TG's analysis that cigars/tobacco are similar to wine/grapes sound right: they are organic products that vary from year to year...that's why the consistency of some Fuentes and Padrons over the years is noteworthy..

I also think that circumstances enhance one's enjoyment of cigars...they tend to be better when you are celebrating something with other people, so there's a social aspect to this discussion...enjoying a cigar in solitude and clinically comparing its qualities is a totally different experience...
Ewok126 Offline
#62 Posted:
Joined: 06-25-2017
Posts: 4,330
Aging Advice...

Do it with grace if you can.
RMAN4443 Online
#63 Posted:
Joined: 09-29-2016
Posts: 5,191
Ewok126 wrote:
Aging Advice...

Do it with grace if you can.

Grace won't even speak to me since...well, let's just say Grace doesn't speak to me anymore...Anxious
Ewok126 Offline
#64 Posted:
Joined: 06-25-2017
Posts: 4,330
^^^

Yeah, the biatch quit talking to me as well a few years back. Grace left me for some other biatch named Chastity.
delta1 Offline
#65 Posted:
Joined: 11-23-2011
Posts: 16,633
I've been looking for grace too...prolly in all the wrong places...I'm so clumsy, grace sees me coming and splits...
frankj1 Offline
#66 Posted:
Joined: 02-08-2007
Posts: 26,870
say Goodnight, Gracie.
Thunder.Gerbil Offline
#67 Posted:
Joined: 11-02-2006
Posts: 120,250
delta1 wrote:
I smoke mostly NC, and occasional CC...maybe 25 - 1 ratio, so my experience reflects that. The best two or three cigars I've ever smoked were aged Cubans, 10+ years...

but I've also smoked a few 10+ years aged CC that were disappointing...

Some of the NC that I really liked fresh, like the Las Calaveras from 2014, did not benefit from aging. They were among the very best cigars I've smoked, but two years later their "wow" diminished. Like some of the Tatuaje Monsters...great when released, but losing some oomph over the years...

Like KOTC, I really liked the aged Camacho Corojos...and Dpnewell's recommended La Perla Habana Morado ORs were also excellent...somehow the dusty/musty flavor married well with the other flavors...but 10 + year old Torano Tributes that were supposedly great cigars when released (didn't smoke cigars at that time) were dusty airballs...

Among the best cigars I had were a 15+ year OpusX Reserva D'Chateau and a 10+ year LGD Small Batch #2...

TG's analysis that cigars/tobacco are similar to wine/grapes sound right: they are organic products that vary from year to year...that's why the consistency of some Fuentes and Padrons over the years is noteworthy..

I also think that circumstances enhance one's enjoyment of cigars...they tend to be better when you are celebrating something with other people, so there's a social aspect to this discussion...enjoying a cigar in solitude and clinically comparing its qualities is a totally different experience...



It's more like an illusion of consistency. Can't remember who it was specifically, Frank Llaneza possibly, or maybe Manuel Quesada, or maybe a master blender for Habanos that I no longer remember the name of, who described the process in an interview once. It went something like this:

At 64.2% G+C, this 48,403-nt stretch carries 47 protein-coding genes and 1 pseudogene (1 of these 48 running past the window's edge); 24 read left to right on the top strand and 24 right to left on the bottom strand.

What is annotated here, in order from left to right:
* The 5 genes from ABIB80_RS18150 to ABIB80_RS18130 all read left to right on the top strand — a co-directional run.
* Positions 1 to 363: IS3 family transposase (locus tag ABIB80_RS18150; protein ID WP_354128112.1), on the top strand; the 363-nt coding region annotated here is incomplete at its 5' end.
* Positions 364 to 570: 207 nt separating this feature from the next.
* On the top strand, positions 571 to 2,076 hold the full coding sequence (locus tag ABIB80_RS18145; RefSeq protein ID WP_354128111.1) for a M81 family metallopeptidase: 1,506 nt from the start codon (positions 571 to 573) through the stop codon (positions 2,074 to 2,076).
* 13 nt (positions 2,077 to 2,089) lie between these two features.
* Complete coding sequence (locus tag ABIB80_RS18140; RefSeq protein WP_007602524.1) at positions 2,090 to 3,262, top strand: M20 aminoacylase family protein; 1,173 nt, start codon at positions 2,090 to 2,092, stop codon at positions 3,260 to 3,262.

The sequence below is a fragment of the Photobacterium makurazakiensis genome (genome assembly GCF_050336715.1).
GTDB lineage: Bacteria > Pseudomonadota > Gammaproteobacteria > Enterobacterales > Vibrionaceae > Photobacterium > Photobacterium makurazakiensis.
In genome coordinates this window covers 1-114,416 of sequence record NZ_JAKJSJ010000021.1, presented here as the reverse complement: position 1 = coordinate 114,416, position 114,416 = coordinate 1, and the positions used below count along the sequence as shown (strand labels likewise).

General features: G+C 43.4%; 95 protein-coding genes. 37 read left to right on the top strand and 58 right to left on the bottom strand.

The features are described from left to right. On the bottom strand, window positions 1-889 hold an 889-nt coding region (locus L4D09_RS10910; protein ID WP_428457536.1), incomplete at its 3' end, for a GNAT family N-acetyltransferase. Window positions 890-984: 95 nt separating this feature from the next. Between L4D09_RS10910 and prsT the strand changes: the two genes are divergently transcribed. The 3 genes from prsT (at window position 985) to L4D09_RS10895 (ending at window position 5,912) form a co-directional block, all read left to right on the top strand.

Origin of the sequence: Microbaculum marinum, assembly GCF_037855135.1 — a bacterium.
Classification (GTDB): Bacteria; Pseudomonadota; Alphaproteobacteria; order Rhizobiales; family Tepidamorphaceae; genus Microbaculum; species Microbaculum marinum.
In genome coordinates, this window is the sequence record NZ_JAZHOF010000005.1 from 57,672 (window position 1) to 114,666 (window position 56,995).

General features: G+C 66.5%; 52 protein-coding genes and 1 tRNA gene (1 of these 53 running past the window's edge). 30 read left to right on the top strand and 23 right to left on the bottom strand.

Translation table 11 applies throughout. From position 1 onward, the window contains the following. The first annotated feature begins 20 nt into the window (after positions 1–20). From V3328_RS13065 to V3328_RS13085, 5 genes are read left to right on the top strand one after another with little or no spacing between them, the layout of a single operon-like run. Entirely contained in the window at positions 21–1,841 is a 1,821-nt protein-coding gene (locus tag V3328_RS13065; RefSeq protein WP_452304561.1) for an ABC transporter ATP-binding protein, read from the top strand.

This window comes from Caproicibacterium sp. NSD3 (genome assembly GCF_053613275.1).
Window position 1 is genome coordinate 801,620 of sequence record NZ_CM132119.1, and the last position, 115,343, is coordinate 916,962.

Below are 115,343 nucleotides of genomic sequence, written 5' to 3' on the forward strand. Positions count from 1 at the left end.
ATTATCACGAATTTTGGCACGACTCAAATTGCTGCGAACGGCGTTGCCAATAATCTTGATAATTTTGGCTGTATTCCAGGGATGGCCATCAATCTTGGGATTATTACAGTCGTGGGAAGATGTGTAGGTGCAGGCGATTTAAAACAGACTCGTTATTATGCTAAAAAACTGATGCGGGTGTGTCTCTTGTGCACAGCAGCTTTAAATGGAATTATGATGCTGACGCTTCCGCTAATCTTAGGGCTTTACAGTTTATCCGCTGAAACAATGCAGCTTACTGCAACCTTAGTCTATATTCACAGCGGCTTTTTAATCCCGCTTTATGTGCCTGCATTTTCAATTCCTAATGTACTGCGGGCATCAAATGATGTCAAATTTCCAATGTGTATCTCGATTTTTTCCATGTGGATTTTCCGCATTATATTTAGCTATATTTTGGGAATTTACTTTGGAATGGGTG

...Because crops change from year to year, even the same varietal will taste slightly different, you create an illusion of consistency by always blending in some tobacco from the year before, and even a little from the year before that. There is no way to truly side-by-side compare a fresh X year to a fresh X+1 year because one of them is now aged and once aging happens, tobacco changes and aging is unpredictable. Experience allows one to take a best guess, but it's just that, a guess. A lot of factors can influence a fresh cigar, aging adds more factors that compound on the former factors, it's not just, say 20 factors plus another 20, it's 20 times 20, now you have 400 possibilities... So the aim is as closely preserve the profile as possible by adding enough of the former years tobacco to create a similar flavor, this gives that illusion of consistency...

I've heard similar from other blenders / line owners.

Fuente and Padron both have huge stockpiles going back years. Carlos Fuente jr said he didn't even know how many barns of tobacco he owned in total when those 8(?) barns went up in flames last year or the year before. I've been to Esteli, Nicaragua where Padron is located, and there are a LOT of yellow buildings spread around that town. Jorge was laughing about it, telling us the story how in the early days, his father, Jose, would paint their buildings yellow because he said it kept the insects away and, even though he (Jorge) doesn't really completely believe that, it became almost a trademark for them, so they have continued the tradition.

When you have these large inventories to pull from, and you aren't dependent on someone else for your tobacco supplies or your processing of tobacco, you have the ability to create this consistency.
Cereal City Cigar Smoker Offline
#68 Posted:
Joined: 03-30-2006
Posts: 14,113
∆ great explanation, TG! I've been saying for years how it's virtually impossible to produce the same exact blend year after year. One of the reasons I stock up when I find a cigar I really enjoy. Large inventories of tobacco and using some of the older tobacco with newer to create the Illusion of consistency makes sense. Think

Thanks, TG!
KingoftheCove Offline
#69 Posted:
Joined: 10-08-2011
Posts: 5,328
Frank is LIKE a genius...
TG is a cigar genius...